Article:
George Takei’s personal and heartfelt show about Japanese-Americans imprisoned during World War II has found a spot on the Great White Way this fall with the Star Trek actor in a starring role. Allegiance is a multigenerational tale with two love stories that’s framed by a Japanese-American war veteran looking back on his family’s time in a Wyoming camp. Takei, Lea Salonga and Telly Leung star. (Opens Nov. 8).
New mom Keira Knightley will make her Broadway debut as a beautiful but doomed heroine in Therese Raquin, a stage adaptation of the Emile Zola novel. Tony winner Judith Light, Constantine star Matt Ryan and Tony winner Gabriel Ebert from Matilda the Musical will co-star. (Opens Oct. 29).
Shake your booty, baby
The new bio-musical featuring the story of Gloria Estefan and her music-producer husband, Emilio, called On Your Feet, will feature Conga, 1-2-3, Get on Your Feet, Don’t Want to Lose You Now and Reach. It’s a jukebox musical that may remind some of Motown the Musical or Jersey Boys, but with an infectious Cuban beat. (Opens Nov. 5).
Two U.K. imports
Two offerings come from England: the new play King Charles III by Mike Bartlett, starring Tim Pigott-Smith, about Prince Charles taking the throne with disastrous results (opens Nov. 1), and a revival of Arthur Miller’s A View From the Bridge, led by Belgian director Ivo van Hove, that marks the centenary of the playwright’s birth. (Opens Nov. 12).
A mature cast
James Earl Jones, 84, and Cicely Tyson, 90, will be in the play The Gin Game, about an elderly man and woman who play repeated games of gin in their retirement home. Tyson is a three-time Emmy winner who won a Tony in The Trip to Bountiful in 2013. Jones won Tony Awards for Fences and The Great White Hope. They’re sharing a Broadway stage for the first time since 1966. (Opens Oct. 14).
Did you hear?
Clive Owen will make his Broadway debut in Old Times by Harold Pinter. The play is about a married couple who welcome the wife’s old friend for a visit, which kicks up memories, verbal games and classic Pinter amounts of menace. There’s another reason to go: Radiohead’s Thom Yorke has written original music. (Opens Oct. 6).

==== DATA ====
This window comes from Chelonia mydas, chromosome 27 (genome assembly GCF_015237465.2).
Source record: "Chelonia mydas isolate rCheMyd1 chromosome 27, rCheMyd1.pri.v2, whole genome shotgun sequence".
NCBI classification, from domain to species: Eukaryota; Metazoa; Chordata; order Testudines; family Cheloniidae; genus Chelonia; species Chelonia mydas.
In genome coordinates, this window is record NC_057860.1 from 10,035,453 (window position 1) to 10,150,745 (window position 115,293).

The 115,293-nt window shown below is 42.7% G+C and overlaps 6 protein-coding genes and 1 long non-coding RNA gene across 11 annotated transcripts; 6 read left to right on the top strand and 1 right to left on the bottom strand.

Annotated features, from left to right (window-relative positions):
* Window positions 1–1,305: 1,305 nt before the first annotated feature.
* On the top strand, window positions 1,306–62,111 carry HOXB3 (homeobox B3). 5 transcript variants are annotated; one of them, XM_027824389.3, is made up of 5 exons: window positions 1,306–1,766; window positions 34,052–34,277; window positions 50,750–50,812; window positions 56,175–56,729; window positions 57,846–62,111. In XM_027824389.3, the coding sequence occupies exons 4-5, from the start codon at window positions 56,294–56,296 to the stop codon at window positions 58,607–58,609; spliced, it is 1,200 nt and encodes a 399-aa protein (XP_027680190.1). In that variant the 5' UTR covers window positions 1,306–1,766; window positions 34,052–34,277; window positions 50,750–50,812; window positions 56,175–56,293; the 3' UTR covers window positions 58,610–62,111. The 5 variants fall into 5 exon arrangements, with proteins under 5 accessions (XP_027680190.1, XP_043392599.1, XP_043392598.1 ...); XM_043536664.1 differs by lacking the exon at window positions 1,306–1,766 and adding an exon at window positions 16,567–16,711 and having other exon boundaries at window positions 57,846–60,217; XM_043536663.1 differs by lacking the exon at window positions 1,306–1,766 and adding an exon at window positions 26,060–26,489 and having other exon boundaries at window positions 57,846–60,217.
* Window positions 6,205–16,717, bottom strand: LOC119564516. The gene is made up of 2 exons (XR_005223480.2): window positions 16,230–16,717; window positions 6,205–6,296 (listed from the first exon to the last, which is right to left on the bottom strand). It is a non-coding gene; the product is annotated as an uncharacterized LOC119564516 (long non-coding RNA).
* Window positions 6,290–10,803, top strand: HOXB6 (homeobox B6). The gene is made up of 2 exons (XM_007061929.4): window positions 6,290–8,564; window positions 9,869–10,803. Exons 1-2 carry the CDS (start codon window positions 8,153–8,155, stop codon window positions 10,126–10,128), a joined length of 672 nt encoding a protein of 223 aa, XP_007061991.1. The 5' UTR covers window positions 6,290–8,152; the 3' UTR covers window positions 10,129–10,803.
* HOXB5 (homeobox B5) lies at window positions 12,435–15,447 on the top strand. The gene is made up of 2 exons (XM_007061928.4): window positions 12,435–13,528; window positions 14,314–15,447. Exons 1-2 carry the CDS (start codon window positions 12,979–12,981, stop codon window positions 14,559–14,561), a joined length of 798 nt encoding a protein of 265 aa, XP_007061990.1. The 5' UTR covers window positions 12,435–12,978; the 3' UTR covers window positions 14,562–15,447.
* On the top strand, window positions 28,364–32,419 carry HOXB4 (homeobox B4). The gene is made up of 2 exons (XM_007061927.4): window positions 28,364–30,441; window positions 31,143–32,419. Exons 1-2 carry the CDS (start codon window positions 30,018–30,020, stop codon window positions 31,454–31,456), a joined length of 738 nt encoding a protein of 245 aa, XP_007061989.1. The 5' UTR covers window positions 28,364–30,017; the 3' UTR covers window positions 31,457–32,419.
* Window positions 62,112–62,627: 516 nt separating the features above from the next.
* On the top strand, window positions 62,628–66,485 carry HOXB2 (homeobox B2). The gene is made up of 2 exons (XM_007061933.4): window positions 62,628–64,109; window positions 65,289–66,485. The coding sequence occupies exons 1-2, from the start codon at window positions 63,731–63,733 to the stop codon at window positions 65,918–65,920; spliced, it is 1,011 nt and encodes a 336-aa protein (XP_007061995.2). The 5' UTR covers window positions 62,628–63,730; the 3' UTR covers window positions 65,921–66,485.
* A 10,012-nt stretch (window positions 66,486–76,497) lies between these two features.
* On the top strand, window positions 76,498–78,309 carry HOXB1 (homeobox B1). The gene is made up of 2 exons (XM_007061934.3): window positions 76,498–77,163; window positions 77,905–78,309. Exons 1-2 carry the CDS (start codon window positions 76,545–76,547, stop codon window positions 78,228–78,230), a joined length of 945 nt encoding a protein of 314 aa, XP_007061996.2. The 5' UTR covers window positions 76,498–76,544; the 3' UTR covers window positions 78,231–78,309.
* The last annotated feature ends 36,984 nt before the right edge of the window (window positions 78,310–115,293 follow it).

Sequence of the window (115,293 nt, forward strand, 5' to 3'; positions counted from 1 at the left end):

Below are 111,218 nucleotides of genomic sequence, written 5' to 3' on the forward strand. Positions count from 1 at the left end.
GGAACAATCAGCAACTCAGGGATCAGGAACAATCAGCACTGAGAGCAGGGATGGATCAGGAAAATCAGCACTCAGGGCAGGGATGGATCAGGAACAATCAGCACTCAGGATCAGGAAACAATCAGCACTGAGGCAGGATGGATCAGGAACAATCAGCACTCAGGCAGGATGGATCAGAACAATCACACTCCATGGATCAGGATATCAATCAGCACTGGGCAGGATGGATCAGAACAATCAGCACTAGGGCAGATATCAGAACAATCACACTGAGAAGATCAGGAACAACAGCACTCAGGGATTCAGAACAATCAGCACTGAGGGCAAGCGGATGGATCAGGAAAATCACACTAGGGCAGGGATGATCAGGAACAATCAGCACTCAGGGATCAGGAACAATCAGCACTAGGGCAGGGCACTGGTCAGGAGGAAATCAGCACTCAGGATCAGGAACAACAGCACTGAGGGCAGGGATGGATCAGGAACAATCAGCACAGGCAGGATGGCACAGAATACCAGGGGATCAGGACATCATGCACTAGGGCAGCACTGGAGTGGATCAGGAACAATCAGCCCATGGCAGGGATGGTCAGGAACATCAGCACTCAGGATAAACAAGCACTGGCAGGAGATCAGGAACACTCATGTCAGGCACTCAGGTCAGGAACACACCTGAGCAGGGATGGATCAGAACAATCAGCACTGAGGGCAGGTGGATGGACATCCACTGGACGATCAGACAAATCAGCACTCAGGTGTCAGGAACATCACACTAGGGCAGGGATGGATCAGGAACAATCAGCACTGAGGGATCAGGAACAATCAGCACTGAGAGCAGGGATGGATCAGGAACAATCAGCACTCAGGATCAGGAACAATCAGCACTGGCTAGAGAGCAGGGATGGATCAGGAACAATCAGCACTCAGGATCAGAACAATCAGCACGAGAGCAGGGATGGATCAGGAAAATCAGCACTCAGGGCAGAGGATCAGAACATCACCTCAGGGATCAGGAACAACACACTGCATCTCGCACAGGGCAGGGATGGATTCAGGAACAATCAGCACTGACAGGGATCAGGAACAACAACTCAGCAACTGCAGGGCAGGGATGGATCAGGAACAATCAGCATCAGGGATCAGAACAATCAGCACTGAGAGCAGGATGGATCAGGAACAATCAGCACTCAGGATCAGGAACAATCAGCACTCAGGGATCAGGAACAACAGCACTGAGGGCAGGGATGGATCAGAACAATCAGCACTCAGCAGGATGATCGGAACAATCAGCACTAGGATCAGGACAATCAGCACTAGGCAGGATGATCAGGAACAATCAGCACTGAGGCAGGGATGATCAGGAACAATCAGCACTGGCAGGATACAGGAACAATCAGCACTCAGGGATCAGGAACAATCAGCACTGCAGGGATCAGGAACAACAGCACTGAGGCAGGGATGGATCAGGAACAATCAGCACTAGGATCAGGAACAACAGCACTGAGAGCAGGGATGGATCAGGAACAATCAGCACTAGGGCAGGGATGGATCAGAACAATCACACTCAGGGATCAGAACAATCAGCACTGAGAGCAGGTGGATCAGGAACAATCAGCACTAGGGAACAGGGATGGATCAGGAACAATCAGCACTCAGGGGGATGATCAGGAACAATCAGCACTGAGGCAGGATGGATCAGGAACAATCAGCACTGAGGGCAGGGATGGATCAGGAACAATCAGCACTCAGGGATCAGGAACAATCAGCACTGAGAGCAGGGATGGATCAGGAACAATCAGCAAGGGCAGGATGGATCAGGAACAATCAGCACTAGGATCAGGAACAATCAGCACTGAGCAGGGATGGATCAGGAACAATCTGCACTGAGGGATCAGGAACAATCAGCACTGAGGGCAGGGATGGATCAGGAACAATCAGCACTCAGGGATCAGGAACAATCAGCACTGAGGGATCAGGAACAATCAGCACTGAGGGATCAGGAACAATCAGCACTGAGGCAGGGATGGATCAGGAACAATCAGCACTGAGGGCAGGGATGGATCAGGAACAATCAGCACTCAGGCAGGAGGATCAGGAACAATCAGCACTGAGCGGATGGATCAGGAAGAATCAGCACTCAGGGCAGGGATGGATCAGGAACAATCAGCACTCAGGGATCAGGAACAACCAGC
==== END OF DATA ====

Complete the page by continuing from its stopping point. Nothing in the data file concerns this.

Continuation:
Michael Frayn’s Tony-nominated play Noises Off — about what it’s like behind-the-scenes at a door-slamming play where everything that can go wrong does — returns for its second revival, this time starring Andrea Martin, Megan Hilty, Jeremy Shamos, Rob McClure, Campbell Scott and Tracee Chimo. (Opens Jan. 14).
Almost 50 years later
Dames at Sea was a hit off-Broadway in 1968 and helped launched Bernadette Peters’ career. It jumped to a bigger off-Broadway theater and ran for 575 performances, and it played in London twice — in 1969 and 1989. But it never made it to Broadway until now. Producers will hope it mimics its perennial optimistic tune Good Times Are Here to Stay. (Opens Oct. 22).
No rabbit pulling
Magic is again hot on Broadway, and The Illusionists returns after breaking the weekly gross for the Marquis Theatre last fall. The lineup will include four returning performers and three new acts. Sandwiched between their visits, Penn & Teller came to Broadway and made an African Spotted Pygmy Elephant vanish. (Opens Nov. 19).